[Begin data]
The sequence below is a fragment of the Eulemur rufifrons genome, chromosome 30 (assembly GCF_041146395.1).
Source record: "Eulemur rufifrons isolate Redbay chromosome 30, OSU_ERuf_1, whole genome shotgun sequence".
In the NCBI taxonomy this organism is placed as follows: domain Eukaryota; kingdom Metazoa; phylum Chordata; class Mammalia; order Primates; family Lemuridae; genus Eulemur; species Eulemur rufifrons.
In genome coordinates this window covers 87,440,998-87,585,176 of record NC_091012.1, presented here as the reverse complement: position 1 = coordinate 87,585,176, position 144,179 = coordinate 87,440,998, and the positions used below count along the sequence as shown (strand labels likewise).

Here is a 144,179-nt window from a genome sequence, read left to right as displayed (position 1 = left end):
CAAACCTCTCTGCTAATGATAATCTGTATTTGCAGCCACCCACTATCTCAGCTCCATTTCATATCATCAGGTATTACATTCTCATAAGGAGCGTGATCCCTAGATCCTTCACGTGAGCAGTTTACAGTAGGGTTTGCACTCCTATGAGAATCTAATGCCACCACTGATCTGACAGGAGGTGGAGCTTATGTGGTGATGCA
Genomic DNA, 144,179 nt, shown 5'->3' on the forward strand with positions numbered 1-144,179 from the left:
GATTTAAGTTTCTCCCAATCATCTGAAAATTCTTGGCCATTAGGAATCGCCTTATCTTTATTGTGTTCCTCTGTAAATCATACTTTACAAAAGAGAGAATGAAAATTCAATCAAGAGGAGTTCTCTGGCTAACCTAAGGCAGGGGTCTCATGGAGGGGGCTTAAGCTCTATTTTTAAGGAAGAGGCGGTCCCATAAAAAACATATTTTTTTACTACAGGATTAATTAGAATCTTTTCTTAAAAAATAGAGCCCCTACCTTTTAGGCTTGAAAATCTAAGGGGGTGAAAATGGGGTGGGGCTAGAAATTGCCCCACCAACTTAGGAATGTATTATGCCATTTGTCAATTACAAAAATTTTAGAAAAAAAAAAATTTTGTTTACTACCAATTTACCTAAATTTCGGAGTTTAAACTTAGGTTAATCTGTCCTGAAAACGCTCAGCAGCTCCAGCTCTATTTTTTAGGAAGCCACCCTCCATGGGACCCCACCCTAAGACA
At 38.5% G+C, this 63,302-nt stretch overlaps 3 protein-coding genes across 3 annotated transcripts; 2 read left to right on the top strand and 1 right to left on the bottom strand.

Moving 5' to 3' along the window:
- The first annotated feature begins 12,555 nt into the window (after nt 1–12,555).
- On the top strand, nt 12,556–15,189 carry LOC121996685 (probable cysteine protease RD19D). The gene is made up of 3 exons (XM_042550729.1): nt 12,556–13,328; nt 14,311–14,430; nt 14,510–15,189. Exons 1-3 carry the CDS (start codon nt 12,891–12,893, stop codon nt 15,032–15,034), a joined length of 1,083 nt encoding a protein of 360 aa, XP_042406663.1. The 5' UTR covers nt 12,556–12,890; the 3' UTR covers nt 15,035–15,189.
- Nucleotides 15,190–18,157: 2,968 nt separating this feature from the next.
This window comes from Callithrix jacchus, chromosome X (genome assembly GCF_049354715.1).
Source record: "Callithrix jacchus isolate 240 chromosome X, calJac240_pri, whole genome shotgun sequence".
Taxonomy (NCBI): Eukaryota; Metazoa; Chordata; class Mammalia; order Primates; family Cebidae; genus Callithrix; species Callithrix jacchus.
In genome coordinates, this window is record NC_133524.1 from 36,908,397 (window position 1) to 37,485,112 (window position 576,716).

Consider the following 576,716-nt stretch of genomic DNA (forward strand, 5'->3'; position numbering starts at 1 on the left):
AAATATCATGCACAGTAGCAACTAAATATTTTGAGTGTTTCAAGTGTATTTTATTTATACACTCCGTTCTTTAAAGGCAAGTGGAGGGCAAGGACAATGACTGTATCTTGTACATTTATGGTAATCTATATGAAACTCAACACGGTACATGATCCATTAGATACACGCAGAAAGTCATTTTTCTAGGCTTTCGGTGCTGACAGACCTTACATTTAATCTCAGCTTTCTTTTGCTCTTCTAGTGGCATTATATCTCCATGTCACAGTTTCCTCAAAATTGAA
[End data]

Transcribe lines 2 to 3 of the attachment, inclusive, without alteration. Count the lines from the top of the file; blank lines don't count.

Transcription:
Source record: "Eulemur rufifrons isolate Redbay chromosome 30, OSU_ERuf_1, whole genome shotgun sequence".
In the NCBI taxonomy this organism is placed as follows: domain Eukaryota; kingdom Metazoa; phylum Chordata; class Mammalia; order Primates; family Lemuridae; genus Eulemur; species Eulemur rufifrons.